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Book Review | The story of a magnificent boat with a violent colonial history

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The beautiful boat from Götz Aly’s disturbingly short book (first published in German in May 2021) is an elaborately decorated 50-foot sailing canoe made on the island of Luf, which is part of the Hermit Islands in the Bismarck Archipelago, off the northwest corner of what was then German New Guinea (now part of Papua New Guinea). In 1882, German colonizers burned down houses, boats and trees and turned the island into a coconut plantation. In 1890, the newly built boat was shipped to Germany, where it ended up in the Berlin Ethnological Museum.

In 2018, the ship painted with decorative carvings was lowered into the central hall of the new Humboldt Forum, Berlin’s non-Western art museum. As we follow the ship’s journey there, we learn how its acquisition helped destroy a local South Seas culture and most of that culture’s treasured artifacts. Aly says his subject is “the cruelty, ignorance, fear and greed of German settlers in the South Seas”, an area so far overshadowed by German colonial crimes in Africa.

Plunder in the South Seas

Aly’s detailed account follows German ships as they arrive on Luf Island to punish local people for an earlier fight with the Germans, burning homes and forests, stealing food and clearing land for plantations. of coconuts where the remaining islanders were enslaved. What was not destroyed was plundered. The German attackers stole all the items they wanted.

A respected German historian of the Nazi era and of European anti-Semitism, Aly is in new territory here. It draws heavily on official documents and accounts where Germans wrote openly about violence in the South Seas. He also had inside information. His great-great-uncle was a German navy pastor.

The mission throughout German New Guinea was clear. Navy ships ensured safe conditions for trade and agriculture. “This situation follows a truism in European colonial history,” writes Aly. “Flag follows trade.” The consensus among the Germans was that these actions would eventually wipe out the indigenous “people of nature” population who lacked a written language and a sense of their own history. Sometimes the Germans paid for local carved objects in beads, tobacco and mirrors that cost pennies. A special term, “anonymous purchase”, referred to small items the Germans left behind when the local population fled the naval patrols that looted the settlements.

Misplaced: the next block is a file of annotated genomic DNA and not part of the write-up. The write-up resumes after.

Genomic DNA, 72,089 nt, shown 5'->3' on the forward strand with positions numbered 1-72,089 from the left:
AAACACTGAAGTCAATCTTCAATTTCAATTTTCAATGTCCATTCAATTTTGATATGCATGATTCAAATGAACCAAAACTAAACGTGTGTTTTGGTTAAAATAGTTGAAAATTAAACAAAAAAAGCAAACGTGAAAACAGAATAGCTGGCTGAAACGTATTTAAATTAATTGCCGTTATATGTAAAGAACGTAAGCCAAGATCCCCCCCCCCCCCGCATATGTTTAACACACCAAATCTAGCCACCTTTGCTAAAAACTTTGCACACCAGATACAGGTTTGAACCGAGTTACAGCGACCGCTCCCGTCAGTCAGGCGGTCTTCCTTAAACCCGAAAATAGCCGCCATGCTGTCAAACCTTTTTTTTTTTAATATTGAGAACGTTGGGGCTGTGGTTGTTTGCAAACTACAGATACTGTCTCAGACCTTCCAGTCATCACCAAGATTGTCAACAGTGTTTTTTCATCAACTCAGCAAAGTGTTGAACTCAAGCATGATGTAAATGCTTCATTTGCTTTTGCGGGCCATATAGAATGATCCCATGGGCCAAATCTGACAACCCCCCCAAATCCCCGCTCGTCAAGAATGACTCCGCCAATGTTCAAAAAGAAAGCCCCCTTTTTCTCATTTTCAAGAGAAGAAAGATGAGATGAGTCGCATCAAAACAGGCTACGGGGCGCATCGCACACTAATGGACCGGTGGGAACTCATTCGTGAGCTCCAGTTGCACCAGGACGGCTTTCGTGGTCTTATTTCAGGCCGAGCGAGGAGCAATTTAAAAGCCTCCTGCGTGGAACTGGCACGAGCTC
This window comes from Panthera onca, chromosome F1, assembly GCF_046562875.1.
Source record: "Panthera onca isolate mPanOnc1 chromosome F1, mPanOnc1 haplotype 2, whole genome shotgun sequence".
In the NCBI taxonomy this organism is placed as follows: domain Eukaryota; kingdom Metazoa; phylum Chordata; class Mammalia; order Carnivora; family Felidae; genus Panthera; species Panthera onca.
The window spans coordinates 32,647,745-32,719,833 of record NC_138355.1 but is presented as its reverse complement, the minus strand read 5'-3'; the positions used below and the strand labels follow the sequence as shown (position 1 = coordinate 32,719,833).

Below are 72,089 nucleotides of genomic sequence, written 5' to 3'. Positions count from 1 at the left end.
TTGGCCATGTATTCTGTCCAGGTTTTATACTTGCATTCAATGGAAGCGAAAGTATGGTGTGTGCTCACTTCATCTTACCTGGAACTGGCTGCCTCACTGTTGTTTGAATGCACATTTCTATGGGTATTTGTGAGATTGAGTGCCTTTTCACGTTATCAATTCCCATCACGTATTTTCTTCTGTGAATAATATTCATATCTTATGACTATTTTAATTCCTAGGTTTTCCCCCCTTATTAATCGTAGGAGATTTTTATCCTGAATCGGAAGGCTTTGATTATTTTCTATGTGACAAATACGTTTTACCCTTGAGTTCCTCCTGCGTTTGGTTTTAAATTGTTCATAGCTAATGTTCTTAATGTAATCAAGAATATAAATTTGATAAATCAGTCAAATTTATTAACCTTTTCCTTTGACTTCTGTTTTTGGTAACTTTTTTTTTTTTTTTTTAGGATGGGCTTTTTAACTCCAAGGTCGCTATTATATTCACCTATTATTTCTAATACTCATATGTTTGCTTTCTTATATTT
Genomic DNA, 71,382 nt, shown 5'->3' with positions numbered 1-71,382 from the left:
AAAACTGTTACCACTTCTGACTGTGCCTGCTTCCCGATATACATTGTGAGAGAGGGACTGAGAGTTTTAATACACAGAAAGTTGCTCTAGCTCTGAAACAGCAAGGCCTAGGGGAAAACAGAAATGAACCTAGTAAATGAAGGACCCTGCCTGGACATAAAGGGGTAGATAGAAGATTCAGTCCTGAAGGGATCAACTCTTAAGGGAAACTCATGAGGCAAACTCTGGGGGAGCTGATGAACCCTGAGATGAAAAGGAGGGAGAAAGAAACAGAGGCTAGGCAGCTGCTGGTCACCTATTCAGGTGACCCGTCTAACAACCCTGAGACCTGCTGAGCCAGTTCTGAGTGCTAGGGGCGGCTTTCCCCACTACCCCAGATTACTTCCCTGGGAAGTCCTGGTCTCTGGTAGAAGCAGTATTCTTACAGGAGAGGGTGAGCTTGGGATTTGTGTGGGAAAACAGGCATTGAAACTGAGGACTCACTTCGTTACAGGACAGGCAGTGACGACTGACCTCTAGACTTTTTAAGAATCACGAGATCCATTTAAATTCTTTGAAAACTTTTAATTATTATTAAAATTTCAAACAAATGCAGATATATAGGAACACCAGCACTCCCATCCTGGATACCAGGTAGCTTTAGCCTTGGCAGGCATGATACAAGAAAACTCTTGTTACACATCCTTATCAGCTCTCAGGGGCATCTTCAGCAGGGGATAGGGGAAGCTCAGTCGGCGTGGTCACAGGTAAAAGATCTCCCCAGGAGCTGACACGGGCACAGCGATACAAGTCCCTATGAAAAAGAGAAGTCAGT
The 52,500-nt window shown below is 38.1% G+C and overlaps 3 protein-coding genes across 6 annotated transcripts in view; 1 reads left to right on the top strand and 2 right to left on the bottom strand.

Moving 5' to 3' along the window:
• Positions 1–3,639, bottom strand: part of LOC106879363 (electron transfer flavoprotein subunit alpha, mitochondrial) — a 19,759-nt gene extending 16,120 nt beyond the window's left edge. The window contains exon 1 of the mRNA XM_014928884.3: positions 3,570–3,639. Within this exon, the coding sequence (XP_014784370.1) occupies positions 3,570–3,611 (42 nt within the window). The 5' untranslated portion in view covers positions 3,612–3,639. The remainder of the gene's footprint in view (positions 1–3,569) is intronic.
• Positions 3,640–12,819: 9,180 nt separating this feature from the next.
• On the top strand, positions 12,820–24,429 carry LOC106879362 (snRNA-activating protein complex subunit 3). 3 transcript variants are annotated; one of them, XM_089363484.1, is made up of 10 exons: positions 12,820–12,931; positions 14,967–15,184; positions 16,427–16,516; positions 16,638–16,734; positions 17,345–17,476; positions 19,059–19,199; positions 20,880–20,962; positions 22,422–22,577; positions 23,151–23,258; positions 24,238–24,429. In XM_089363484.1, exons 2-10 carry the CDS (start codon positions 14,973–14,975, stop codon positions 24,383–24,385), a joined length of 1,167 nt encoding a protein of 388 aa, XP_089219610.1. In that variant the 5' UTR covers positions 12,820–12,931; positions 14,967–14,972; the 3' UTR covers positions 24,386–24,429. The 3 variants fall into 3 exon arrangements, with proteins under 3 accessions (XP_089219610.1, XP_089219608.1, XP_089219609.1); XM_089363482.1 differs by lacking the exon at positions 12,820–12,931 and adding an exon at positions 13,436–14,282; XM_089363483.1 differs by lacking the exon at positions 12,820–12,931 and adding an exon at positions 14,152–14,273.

The German museums that hoped to receive them were convinced that colonization would eventually eradicate the populations that produced these works. Therefore, writes Aly, the pressure to collect was great. Obviously, if trade was at one end of the looting chain, German museums were at the other. Officials competed to amass collections from the South Seas, most of which were eventually sold to museums that fought over artifacts and body parts.

Crucial in this process was the role of the emerging discipline of ethnology. Important German collectors of South Seas objects included ship’s doctors, many of whom moved on to the new profession. This field, active in universities and museums in late 19th and early 20th century Germany, increased the demand for works by “peoples of nature”. At that time, a common ethnological theory held that the colonized local people died, not because of disease and the destruction of their livelihoods, but because they had willed their own extinction.

All the more reason to ship the Luf Boat to Germany, writes Aly. In a careful description, quoted from the writings of Felix von Luschau, the Berlin curator who acquired the boat (and the Benin bronzes), we learn of the vessel’s beauty and its simple but refined design, without a single nail, which has allowed the ocean to travel long distances with and against the wind. The Germans targeted all native boats in regular punitive expeditions intended to destroy local economies. The Luf Boat is the last existing vessel of this type.

While the boat is still displayed prominently, the museum’s website notes gaps in its provenance and cites contacts with Papua New Guinea. Another time, another manners? “The men who ran German museums knew only too well the atrocities that were unfolding,” says Aly, who cites the account of a local man who was cut and wrapped for transport to Germany right after his execution.

His book ends with a courteously unofficial response letter from GLOBAL. Human Arts. Heritage, an imaginary encyclopedic museum in Port Moresby, New Guinea, to an imaginary German claim to Western spoils of war there. The object is the world’s only surviving sculpture by Tilman Riemenschneider, and the museum’s response is “no, but come visit”. The parody sheds light on a dark story.

• Götz Aly, translated by Jefferson Chase, The Magnificent Ship: The Colonial Flight of a South Seas Cultural TreasureBelknap/Harvard University Press, 224pp, 36 illustrations, US/UK $29.95/£29.95/€27.95 (hb), published March 31

David D’Arcy is corresponding for The arts journal At New York

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